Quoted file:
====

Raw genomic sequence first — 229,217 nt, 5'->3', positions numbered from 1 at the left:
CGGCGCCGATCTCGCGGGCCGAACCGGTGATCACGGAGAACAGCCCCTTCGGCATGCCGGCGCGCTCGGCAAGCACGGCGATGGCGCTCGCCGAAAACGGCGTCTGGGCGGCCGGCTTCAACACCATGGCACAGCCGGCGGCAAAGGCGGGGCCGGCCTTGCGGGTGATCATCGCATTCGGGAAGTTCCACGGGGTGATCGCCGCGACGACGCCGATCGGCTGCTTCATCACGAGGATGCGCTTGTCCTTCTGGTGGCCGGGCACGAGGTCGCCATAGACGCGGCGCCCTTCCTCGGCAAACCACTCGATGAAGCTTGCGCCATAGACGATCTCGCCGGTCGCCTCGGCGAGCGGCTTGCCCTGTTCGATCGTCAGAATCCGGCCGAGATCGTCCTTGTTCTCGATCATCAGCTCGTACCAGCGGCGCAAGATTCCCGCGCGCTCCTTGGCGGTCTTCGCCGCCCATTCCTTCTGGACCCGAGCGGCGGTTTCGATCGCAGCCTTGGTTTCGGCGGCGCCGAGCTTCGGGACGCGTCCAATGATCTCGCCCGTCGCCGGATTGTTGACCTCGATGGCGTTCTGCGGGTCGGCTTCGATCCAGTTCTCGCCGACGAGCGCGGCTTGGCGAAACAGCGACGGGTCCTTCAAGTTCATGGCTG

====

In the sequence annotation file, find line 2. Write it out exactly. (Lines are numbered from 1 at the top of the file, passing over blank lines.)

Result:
CGGCGCCGATCTCGCGGGCCGAACCGGTGATCACGGAGAACAGCCCCTTCGGCATGCCGGCGCGCTCGGCAAGCACGGCGATGGCGCTCGCCGAAAACGGCGTCTGGGCGGCCGGCTTCAACACCATGGCACAGCCGGCGGCAAAGGCGGGGCCGGCCTTGCGGGTGATCATCGCATTCGGGAAGTTCCACGGGGTGATCGCCGCGACGACGCCGATCGGCTGCTTCATCACGAGGATGCGCTTGTCCTTCTGGTGGCCGGGCACGAGGTCGCCATAGACGCGGCGCCCTTCCTCGGCAAACCACTCGATGAAGCTTGCGCCATAGACGATCTCGCCGGTCGCCTCGGCGAGCGGCTTGCCCTGTTCGATCGTCAGAATCCGGCCGAGATCGTCCTTGTTCTCGATCATCAGCTCGTACCAGCGGCGCAAGATTCCCGCGCGCTCCTTGGCGGTCTTCGCCGCCCATTCCTTCTGGACCCGAGCGGCGGTTTCGATCGCAGCCTTGGTTTCGGCGGCGCCGAGCTTCGGGACGCGTCCAATGATCTCGCCCGTCGCCGGATTGTTGACCTCGATGGCGTTCTGCGGGTCGGCTTCGATCCAGTTCTCGCCGACGAGCGCGGCTTGGCGAAACAGCGACGGGTCCTTCAAGTTCATGGCTG